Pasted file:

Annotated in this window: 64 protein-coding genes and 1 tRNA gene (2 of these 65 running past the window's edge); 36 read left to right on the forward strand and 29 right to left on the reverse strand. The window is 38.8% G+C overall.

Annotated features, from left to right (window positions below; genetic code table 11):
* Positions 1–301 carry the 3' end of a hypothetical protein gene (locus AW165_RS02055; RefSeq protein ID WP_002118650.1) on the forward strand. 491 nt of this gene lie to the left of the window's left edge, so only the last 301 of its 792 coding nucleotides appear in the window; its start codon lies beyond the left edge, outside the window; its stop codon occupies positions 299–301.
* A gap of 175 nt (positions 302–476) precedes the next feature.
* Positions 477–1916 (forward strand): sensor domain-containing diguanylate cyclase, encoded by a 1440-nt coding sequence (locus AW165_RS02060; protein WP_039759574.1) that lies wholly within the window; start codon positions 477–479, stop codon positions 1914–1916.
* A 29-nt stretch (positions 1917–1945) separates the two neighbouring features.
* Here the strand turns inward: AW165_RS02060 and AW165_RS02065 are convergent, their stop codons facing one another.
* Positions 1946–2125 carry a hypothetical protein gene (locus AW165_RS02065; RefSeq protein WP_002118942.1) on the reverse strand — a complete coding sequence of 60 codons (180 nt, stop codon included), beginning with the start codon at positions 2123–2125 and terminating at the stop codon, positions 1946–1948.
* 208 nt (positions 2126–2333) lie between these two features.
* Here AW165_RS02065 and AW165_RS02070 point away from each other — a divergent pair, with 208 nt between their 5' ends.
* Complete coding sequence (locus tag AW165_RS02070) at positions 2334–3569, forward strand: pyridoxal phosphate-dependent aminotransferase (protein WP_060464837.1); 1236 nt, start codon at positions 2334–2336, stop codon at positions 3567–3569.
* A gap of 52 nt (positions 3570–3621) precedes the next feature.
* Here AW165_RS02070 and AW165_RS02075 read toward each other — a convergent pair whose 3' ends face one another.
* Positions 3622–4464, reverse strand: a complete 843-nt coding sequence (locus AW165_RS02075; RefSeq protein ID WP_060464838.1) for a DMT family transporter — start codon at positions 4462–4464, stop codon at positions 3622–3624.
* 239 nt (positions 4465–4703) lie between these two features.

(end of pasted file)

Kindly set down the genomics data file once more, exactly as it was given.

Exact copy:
Annotated in this window: 64 protein-coding genes and 1 tRNA gene (2 of these 65 running past the window's edge); 36 read left to right on the forward strand and 29 right to left on the reverse strand. The window is 38.8% G+C overall.

Annotated features, from left to right (window positions below; genetic code table 11):
* Positions 1–301 carry the 3' end of a hypothetical protein gene (locus AW165_RS02055; RefSeq protein ID WP_002118650.1) on the forward strand. 491 nt of this gene lie to the left of the window's left edge, so only the last 301 of its 792 coding nucleotides appear in the window; its start codon lies beyond the left edge, outside the window; its stop codon occupies positions 299–301.
* A gap of 175 nt (positions 302–476) precedes the next feature.
* Positions 477–1916 (forward strand): sensor domain-containing diguanylate cyclase, encoded by a 1440-nt coding sequence (locus AW165_RS02060; protein WP_039759574.1) that lies wholly within the window; start codon positions 477–479, stop codon positions 1914–1916.
* A 29-nt stretch (positions 1917–1945) separates the two neighbouring features.
* Here the strand turns inward: AW165_RS02060 and AW165_RS02065 are convergent, their stop codons facing one another.
* Positions 1946–2125 carry a hypothetical protein gene (locus AW165_RS02065; RefSeq protein WP_002118942.1) on the reverse strand — a complete coding sequence of 60 codons (180 nt, stop codon included), beginning with the start codon at positions 2123–2125 and terminating at the stop codon, positions 1946–1948.
* 208 nt (positions 2126–2333) lie between these two features.
* Here AW165_RS02065 and AW165_RS02070 point away from each other — a divergent pair, with 208 nt between their 5' ends.
* Complete coding sequence (locus tag AW165_RS02070) at positions 2334–3569, forward strand: pyridoxal phosphate-dependent aminotransferase (protein WP_060464837.1); 1236 nt, start codon at positions 2334–2336, stop codon at positions 3567–3569.
* A gap of 52 nt (positions 3570–3621) precedes the next feature.
* Here AW165_RS02070 and AW165_RS02075 read toward each other — a convergent pair whose 3' ends face one another.
* Positions 3622–4464, reverse strand: a complete 843-nt coding sequence (locus AW165_RS02075; RefSeq protein ID WP_060464838.1) for a DMT family transporter — start codon at positions 4462–4464, stop codon at positions 3622–3624.
* 239 nt (positions 4465–4703) lie between these two features.